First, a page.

By: Bethany Porter, Collections Development Specialist.
World UFO Day was earlier this month, so of course members of the OverDrive Education Team wanted to celebrate! Many of us used to be children’s librarians or school librarians before joining OverDrive, so where there is an excuse to pull out our silly hats and craft supplies, we take it!
The meal was at least as fun as the crafts. Why not plan a UFO-themed lunch with your students when the school year start? Consider serving:
• Intergalactic Tacos – extra points if you can find green tortillas!
• Fruit Rocket Skewers – a perfect, colorful, sweet treat.
• Moon Pies – my favorite! (there are TONS of dessert options. We’re lucky enough to have an artsy person on staff who treated us to Roswell “Do You Believe” cookies, as well as someone else who brought Martian Dirt Cake.
• Interstellar Soda – made even more exciting with colorful “moon rocks” (ice cubes).
We shared our own personal UFO stories (one time my family was vacationing in Michigan, and we ran into an Alien Abduction convention at the hotel.).
If you’re feeling extra ambitious, you can read from an Alien/Space/UFO-themed book. Here are some of my favorites:
• Spaceships & Rockets – DK Readers are wonderful, especially for that early reader K-3 level. This one is a perfect nonfiction introduction to Spacecraft, and is a good way to start discussions about the difference between a UFO, an airplane, a spaceship, a shooting star, etc.
• My Teacher is an Alien by Bruce Coville – I loved Bruce Coville when I was in that elusive, hard-to-please 3rd-5th grade range. This series is just as delightful as I remember in his early 90s Jeremy Thatcher, Dragon Hatcher. Even better, My Teacher is an Alien is the start of a series, so if your little extraterrestrials like this, you’ll be able to keep them entertained for a while!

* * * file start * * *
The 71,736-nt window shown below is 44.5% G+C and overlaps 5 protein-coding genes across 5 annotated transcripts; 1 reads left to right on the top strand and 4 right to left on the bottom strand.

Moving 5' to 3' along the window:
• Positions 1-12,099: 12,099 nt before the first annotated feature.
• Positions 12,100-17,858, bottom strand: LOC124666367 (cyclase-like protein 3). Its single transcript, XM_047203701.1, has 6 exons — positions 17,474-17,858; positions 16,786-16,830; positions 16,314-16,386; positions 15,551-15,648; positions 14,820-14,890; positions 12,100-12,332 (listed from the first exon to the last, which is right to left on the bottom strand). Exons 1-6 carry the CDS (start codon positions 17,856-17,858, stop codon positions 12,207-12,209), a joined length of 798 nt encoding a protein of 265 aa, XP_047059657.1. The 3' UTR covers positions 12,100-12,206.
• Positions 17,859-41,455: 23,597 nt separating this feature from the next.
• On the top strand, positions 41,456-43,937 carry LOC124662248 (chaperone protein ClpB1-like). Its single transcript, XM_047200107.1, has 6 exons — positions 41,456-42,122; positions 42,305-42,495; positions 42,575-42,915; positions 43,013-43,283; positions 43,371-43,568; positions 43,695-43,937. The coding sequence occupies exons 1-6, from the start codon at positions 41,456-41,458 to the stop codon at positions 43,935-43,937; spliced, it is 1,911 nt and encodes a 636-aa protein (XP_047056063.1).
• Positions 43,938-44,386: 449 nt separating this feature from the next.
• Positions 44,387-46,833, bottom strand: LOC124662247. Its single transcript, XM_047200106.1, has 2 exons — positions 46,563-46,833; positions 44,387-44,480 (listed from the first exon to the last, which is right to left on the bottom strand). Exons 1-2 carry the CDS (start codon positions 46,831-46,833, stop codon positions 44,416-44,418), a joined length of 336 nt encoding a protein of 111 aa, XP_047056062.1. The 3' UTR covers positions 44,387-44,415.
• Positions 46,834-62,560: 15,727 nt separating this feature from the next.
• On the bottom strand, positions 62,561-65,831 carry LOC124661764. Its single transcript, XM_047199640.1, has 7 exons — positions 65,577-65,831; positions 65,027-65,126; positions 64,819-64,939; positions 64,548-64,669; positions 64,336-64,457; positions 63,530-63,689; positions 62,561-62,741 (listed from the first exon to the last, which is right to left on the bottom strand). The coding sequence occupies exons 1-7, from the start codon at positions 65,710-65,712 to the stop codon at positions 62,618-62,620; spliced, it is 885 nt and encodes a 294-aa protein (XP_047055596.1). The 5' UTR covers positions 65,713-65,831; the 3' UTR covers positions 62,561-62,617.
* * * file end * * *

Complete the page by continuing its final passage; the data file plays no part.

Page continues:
• See You in the Cosmos by Jack Cheng – You’ll be charmed by 11-year-old Alex Petroski and his dog, Carl Sagan. Alex is obsessed with space, and is working to record his life on his iPod so that it can be released into space to show other lifeforms what life on Earth is like. See You in the Cosmos has been compared to books like Wonder by R. J. Palacio, and may be a good addition to Middle Grade collections looking for examples of compassionate characters.
• The 5th Wave by Rick Yancey – I know this one has already had its day, but it’s practically a YA classic now. I listened to the audiobook of this series, and I was glad to have listened during the middle of the day, instead of reserving these ones for late-night reading. This series is an excellent introduction to the darker, horror side of Science Fiction for teens.
Partners can check out our other UFO-themed books on Marketplace:
Finally, I did mention how much I enjoy silly crafts, right?? We made alien-eye headbands. Here are a few of the attendees! (I’m the tall one in the middle).
Have suggestions for more good books? Let me know in the comments!